Marathon Training Program for Walkers

Featured Article, Fitness, News and Advice
on September 5, 2011

Training to walk 26.2 miles requires a substantial commitment of time and energy, but the rewards are a new found fitness level and self satisfaction. If you are not already walking at least 4 miles three to five days a week, and able to walk six to eight miles at a stretch, then this schedule may be too stressful. Consider training for a half- marathon first. Or if you’re just a beginner, try a 5K.

Use these training and race prep tips to help you reach the finish line.

  • Choose a marathon that’s five to six months in the future, and be sure your marathon is walker friendly.
  • Consider the season and timing of your marathon. If the marathon is in June, will you be training in snow and ice?  If it’s in September, will you be frying on your longer training walks?
  • Find a training buddy or join a supportive training group. Even if you don’t walk together during the week, you can meet on the weekend for your 8 to 22 mile jaunts.
  • Check with your doctor if you have any health concerns that might come into play during this type of endurance training.
  • Problems with posture or gait will be exacerbated by this much training, so you’ll want to focus on good form, have well-cushioned athletic shoes, and strengthen your legs through resistance training, in addition to your walks.
  • Pay attention to how your body feels and adapt the schedule to your needs. Age, fitness level, weight and specific health conditions all impact your ability to build up to the 26.2-mile goal.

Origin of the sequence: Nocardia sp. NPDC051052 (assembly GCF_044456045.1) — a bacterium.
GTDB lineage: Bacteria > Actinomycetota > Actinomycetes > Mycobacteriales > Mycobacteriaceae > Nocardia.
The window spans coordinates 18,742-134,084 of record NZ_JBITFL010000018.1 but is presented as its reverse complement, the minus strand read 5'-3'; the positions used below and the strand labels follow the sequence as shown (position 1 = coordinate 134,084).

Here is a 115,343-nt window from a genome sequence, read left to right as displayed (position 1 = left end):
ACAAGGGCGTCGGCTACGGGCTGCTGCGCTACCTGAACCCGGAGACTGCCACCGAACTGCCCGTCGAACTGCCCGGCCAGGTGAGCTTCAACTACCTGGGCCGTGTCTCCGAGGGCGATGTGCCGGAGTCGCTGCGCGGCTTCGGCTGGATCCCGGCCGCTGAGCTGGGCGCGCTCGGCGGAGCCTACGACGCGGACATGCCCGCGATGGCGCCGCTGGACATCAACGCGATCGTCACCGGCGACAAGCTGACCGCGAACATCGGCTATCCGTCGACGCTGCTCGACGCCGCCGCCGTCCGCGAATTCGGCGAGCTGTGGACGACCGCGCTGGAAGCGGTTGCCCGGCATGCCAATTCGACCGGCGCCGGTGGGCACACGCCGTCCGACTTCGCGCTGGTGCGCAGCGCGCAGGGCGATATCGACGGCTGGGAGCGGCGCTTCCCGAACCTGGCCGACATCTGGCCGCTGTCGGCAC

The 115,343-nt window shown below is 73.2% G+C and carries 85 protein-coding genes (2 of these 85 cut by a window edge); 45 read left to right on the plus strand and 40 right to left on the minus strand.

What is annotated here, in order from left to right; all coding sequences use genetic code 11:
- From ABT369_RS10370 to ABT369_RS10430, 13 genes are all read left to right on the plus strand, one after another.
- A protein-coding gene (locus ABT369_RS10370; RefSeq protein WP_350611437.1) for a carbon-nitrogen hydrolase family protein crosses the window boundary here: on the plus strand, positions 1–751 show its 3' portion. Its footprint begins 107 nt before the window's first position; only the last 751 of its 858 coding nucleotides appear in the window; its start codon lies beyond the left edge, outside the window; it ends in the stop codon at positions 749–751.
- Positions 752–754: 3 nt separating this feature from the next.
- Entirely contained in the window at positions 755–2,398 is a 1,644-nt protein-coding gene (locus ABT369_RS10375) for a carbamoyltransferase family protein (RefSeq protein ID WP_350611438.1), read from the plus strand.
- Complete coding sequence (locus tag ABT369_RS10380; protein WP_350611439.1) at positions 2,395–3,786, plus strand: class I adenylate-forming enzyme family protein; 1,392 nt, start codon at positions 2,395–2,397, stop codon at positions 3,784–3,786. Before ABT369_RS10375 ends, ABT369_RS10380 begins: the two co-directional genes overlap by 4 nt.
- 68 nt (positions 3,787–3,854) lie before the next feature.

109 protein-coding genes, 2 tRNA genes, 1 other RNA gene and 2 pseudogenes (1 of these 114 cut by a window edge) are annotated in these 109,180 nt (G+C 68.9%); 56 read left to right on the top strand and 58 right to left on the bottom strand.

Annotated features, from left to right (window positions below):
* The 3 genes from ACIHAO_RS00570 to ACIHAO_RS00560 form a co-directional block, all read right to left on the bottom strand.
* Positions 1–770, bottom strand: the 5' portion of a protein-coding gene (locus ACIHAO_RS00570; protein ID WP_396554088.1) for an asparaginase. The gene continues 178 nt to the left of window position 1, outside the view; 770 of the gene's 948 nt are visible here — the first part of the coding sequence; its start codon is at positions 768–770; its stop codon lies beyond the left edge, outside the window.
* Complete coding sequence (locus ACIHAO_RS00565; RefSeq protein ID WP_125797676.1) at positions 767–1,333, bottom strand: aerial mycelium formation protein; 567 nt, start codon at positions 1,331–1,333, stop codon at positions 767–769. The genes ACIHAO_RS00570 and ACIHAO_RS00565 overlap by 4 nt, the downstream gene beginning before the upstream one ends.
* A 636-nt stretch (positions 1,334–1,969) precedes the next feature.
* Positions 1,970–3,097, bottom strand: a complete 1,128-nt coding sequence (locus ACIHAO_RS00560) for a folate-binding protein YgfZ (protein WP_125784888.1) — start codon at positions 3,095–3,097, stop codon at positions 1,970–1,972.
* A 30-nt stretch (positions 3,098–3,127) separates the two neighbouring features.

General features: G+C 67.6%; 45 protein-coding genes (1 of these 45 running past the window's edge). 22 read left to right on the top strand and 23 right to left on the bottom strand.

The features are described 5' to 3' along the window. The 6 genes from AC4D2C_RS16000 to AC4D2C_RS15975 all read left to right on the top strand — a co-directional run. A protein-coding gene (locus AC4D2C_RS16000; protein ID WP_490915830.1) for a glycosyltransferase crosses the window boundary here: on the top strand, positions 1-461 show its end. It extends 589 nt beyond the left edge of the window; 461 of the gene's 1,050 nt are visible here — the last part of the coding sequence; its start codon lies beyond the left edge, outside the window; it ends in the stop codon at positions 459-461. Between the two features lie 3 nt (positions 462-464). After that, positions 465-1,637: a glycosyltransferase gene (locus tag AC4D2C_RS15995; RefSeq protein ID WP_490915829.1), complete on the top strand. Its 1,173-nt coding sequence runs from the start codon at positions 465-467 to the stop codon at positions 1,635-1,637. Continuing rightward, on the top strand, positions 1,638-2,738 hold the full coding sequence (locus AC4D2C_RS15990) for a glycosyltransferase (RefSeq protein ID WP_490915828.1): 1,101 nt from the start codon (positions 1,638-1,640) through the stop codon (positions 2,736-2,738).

• Interval training will help you increase speed and add variety to your routine.
  • Cross training, like weight training, biking or swimming, can be done on one or two “off” days or on an easy walking day. Again, trust your body. If you’re feeling too tired or grumpy, cut back.
  • Get two pairs of shoes and alternate them throughout your training.
  • Use petroleum jelly on your inner thighs and/or armpits if you feel chafing, especially during longer walks.
  • Watch for hot spots on your feet and apply blister prevention immediately. (Carry specialized blister band aids made by Spenco, Scholl’s or Band-Aid and wear socks that wick away sweat.)
  • On longer walks experiment with snacks and hydration so you’ll know what you need to stay energized during the race. Hydration systems like Camelpaks may be helpful during training.
  • Develop a stretching routine to do after every walk. At minimum, stretch your calves, hamstrings and quadriceps. Calf stretching is especially important to avoid painful and debilitating plantar fasciitis (inflammation of tissue causing heel pain.)  If you feel you need to stretch before walking, always warm up by walking about 10 minutes first.